Only problem:  it's built on an assumption which "might not be so," namely, the "top level" free agent starters would sign with the Twins if actively pursued, offered competitive money, etc.
    Based on the last few free agent cycles, I believe the Twins are at a massive disadvantage in pursuing the "top level" FA Starter compared to the largest market teams (like the Yankees & Dodgers), that the Twins won't even be considered by the "top level' FA Starters unless the Twins offer significantly better contract terms compared to those teams.
    Further, there's a good chance the Twins wouldn't be considered even if they did so.
    For whatever reason - beyond pure contract dollars - those guys appear to want to be in the "big markets":  whether it's "better chance of winning there" (the top-level guys are typically at a stage in their career where winning a World Series is higher on their list of priorities), or "More off-field earning potential," or what, I think those guys generally aren't interested in coming to Minnesota & the Twins would have to offer significantly better contract terms to "get them interested."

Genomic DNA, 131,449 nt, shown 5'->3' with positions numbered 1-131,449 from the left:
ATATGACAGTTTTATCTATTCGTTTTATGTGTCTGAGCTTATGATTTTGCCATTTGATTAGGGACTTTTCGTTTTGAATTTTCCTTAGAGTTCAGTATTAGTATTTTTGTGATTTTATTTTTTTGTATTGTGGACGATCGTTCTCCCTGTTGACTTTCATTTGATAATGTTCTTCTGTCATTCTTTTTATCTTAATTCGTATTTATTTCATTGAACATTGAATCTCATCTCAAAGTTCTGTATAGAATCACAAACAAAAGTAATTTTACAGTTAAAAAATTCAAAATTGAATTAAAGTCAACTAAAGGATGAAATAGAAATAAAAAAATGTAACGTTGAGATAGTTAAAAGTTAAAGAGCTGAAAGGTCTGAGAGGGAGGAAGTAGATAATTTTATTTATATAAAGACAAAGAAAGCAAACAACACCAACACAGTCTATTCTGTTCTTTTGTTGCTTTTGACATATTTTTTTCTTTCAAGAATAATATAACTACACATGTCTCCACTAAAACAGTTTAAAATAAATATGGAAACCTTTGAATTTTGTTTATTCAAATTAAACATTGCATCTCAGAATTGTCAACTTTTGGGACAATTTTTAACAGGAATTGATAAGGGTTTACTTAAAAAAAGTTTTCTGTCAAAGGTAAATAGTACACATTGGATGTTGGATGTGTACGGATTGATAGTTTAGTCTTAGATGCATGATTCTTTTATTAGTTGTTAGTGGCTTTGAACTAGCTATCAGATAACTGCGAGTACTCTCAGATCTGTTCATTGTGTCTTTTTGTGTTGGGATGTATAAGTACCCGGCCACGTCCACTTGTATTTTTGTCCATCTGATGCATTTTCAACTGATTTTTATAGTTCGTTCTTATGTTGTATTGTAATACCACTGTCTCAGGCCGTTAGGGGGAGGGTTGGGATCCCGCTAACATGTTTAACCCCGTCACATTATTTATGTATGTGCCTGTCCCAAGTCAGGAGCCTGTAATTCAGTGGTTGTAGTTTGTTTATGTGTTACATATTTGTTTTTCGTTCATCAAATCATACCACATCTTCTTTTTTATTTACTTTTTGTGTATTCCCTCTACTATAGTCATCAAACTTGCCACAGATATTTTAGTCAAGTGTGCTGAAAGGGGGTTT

Which is a hard thing for a smaller market team to do. 
  6. Like
    BD57 got a reaction from jkcarew in No, Top FA Starters Are Not Risky   
    Appreciate the analysis.
    Only problem:  it's built on an assumption which "might not be so," namely, the "top level" free agent starters would sign with the Twins if actively pursued, offered competitive money, etc.
    Based on the last few free agent cycles, I believe the Twins are at a massive disadvantage in pursuing the "top level" FA Starter compared to the largest market teams (like the Yankees & Dodgers), that the Twins won't even be considered by the "top level' FA Starters unless the Twins offer significantly better contract terms compared to those teams.
    Further, there's a good chance the Twins wouldn't be considered even if they did so.
    For whatever reason - beyond pure contract dollars - those guys appear to want to be in the "big markets":  whether it's "better chance of winning there" (the top-level guys are typically at a stage in their career where winning a World Series is higher on their list of priorities), or "More off-field earning potential," or what, I think those guys generally aren't interested in coming to Minnesota & the Twins would have to offer significantly better contract terms to "get them interested."
    Which is a hard thing for a smaller market team to do. 
  7. Like
    BD57 got a reaction from GoGonzoJournal in They Aren’t Making Ballplayers Like Joe Mauer Anymore   
    Joe Mauer belongs. 
     
    Catchers in this era don't win multiple batting titles, and they don't bat over .300 for a career.   
     
    But for the concussions, Joe would've caught for at least 3 or 4 more years - he might still be taking some turns behind the plate, where his defense was "All-Star" caliber.